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Protecting Your Practice (and Patient) Data from Cyber Threats

As a GP Practice Manager, you are responsible for the security of your patients' data and the integrity of your practice's IT systems.

Cybersecurity threats are a growing concern for all organisations, but they are especially concerning for healthcare organisations, which hold sensitive patient data.

Here are a few case studies of cybersecurity threats to GP practices:

  • In 2019, a GP practice was hit by a ransomware attack. The attackers encrypted the practice's data and demanded a ransom payment. The practice was forced to pay the ransom in order to regain access to its data.
  • In 2020, a GP practice in Australia was targeted by a phishing attack. The attackers sent emails to staff that appeared to be from the Australian government. The emails contained malicious links that, when clicked, downloaded malware onto the staff's computers. The malware then stole the practice's patient data.
  • In 2021, a GP practice in the US was hacked by a group of cyber criminals. The hackers stole the personal information of over 100,000 patients. The stolen information included names, addresses, birth dates, and Social Security numbers.

It is important for GP Practice Managers to be aware of these threats and to take steps to protect their practices.

Why GP Practice Managers Should Be Vigilant and Informed About Cybersecurity Threats

GP practices are a prime target for cyber criminals. Cyber criminals know that GP practices hold valuable patient data, such as names, addresses, birth dates, and medical records. This data can be used for identity theft, medical fraud, and other crimes.

Cyber-attacks can have a devastating impact on GP practices. A cyber-attack can disrupt patient care, damage the practice's reputation, and lead to financial losses. In some cases, cyber-attacks can even force GP practices to close their doors.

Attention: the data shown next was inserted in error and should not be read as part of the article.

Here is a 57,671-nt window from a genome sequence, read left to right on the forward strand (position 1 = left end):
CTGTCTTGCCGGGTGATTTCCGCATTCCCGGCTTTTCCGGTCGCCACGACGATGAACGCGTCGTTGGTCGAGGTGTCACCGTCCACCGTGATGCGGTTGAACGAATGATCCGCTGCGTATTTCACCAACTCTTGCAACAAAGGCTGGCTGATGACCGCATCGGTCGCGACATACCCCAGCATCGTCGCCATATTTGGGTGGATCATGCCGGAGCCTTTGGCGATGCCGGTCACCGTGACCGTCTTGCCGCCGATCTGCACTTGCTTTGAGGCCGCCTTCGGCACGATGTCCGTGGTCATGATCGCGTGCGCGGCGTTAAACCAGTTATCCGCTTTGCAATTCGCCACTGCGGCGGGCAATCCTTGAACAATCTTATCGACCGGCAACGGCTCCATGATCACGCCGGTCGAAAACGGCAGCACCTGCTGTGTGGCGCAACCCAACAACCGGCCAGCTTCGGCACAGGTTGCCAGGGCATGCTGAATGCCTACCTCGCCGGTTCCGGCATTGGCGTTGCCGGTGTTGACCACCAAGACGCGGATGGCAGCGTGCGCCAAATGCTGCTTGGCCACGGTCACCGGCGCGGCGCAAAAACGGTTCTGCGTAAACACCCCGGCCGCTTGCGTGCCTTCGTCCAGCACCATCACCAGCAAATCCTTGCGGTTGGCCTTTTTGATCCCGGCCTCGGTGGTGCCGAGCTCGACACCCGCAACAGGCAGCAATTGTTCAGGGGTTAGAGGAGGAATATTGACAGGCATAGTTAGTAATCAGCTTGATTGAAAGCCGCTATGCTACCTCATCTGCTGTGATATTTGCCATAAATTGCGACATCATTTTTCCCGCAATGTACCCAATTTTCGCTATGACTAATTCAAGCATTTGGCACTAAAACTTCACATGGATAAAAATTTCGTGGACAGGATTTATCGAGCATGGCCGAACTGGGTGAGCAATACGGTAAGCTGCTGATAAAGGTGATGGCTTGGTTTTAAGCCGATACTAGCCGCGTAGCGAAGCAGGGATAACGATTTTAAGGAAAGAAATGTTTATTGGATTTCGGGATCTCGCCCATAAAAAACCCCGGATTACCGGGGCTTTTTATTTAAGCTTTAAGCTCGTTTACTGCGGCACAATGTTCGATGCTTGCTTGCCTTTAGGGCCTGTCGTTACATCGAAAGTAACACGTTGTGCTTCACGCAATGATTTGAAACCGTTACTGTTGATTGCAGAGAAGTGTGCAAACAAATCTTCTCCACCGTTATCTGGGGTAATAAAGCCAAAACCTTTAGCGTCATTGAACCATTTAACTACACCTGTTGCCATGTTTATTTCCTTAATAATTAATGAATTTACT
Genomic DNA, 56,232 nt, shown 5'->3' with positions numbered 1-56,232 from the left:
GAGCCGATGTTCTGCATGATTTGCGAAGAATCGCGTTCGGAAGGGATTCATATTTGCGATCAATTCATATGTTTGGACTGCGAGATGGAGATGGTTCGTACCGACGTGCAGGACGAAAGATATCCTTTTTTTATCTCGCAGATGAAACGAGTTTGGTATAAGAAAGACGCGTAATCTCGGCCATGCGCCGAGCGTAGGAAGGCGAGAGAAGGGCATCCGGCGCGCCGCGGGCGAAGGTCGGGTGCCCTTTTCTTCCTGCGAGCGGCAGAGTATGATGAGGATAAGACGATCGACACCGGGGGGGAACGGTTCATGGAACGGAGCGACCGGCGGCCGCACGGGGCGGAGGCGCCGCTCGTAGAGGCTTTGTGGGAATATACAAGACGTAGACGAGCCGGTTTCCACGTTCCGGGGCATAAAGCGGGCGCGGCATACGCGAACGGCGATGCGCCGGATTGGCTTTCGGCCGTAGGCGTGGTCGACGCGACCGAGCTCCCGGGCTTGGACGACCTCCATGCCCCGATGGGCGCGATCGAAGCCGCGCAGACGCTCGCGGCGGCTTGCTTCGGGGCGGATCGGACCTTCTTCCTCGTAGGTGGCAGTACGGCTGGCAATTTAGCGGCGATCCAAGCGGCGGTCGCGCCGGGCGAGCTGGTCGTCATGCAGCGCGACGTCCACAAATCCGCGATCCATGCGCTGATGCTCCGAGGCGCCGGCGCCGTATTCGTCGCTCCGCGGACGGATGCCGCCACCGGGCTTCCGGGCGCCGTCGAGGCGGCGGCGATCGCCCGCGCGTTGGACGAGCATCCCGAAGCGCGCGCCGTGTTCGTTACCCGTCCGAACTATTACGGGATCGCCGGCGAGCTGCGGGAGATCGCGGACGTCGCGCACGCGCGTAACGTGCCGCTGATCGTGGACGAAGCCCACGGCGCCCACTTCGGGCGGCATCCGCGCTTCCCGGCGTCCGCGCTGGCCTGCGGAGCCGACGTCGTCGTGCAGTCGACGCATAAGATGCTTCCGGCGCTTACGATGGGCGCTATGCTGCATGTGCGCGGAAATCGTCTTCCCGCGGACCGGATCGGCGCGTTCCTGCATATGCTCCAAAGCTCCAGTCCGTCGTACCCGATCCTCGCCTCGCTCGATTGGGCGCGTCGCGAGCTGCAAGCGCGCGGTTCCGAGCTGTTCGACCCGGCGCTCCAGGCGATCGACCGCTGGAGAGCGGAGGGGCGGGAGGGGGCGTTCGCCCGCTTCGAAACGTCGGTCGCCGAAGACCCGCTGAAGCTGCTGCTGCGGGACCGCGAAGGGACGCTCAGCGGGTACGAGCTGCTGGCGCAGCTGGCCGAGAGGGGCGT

Cyber threats are constantly evolving. Cyber criminals are always developing new ways to attack organisations. It is important for GP Practice Managers to stay up-to-date on the latest cybersecurity threats and trends so that they can take steps to protect their practices.

The Importance of Good Data Security Methods for GP Practice Staff

GP practice staff play a vital role in protecting patient data. By following good data security practices, staff can help to reduce the risk of a cyber-attack and keep patient data safe.

Some important data security practices for GP practice staff include:

  • Using strong passwords and enabling multi-factor authentication. Strong passwords are at least 12 characters long and include a mix of upper and lowercase letters, numbers, and symbols. Multi-factor authentication adds an extra layer of security by requiring users to enter a code from their phone in addition to their password when logging in.
  • Being careful about what emails and attachments they open. Phishing emails are a common way for cyber criminals to gain access to computer systems. Staff should be suspicious of unsolicited emails and never open attachments from unknown senders.
  • Reporting suspicious activity to their IT department. If staff see anything suspicious on their computer, such as a strange email or a program that they do not recognise, they should report it to their IT department immediately.

How GP Practice Managers Can Protect Their Practices from Cyber Threats

  • Implement a cybersecurity policy. A cybersecurity policy should outline the practice's security procedures and staff's responsibilities. (FPM members can access our Policy Library here).
  • Educate staff about cybersecurity. Staff should be trained on how to recognise cyber threats and how to protect the practice's data.
  • Keep software up to date. Software updates often include security patches that can help to protect against known vulnerabilities.
  • Use strong passwords and enable multi-factor authentication. This should be required for all staff and systems.
  • Back up data regularly. This will give the practice something to restore from if it is hit by a cyber-attack.
  • Implement security solutions. This could include firewalls, intrusion detection systems, and endpoint security solutions.
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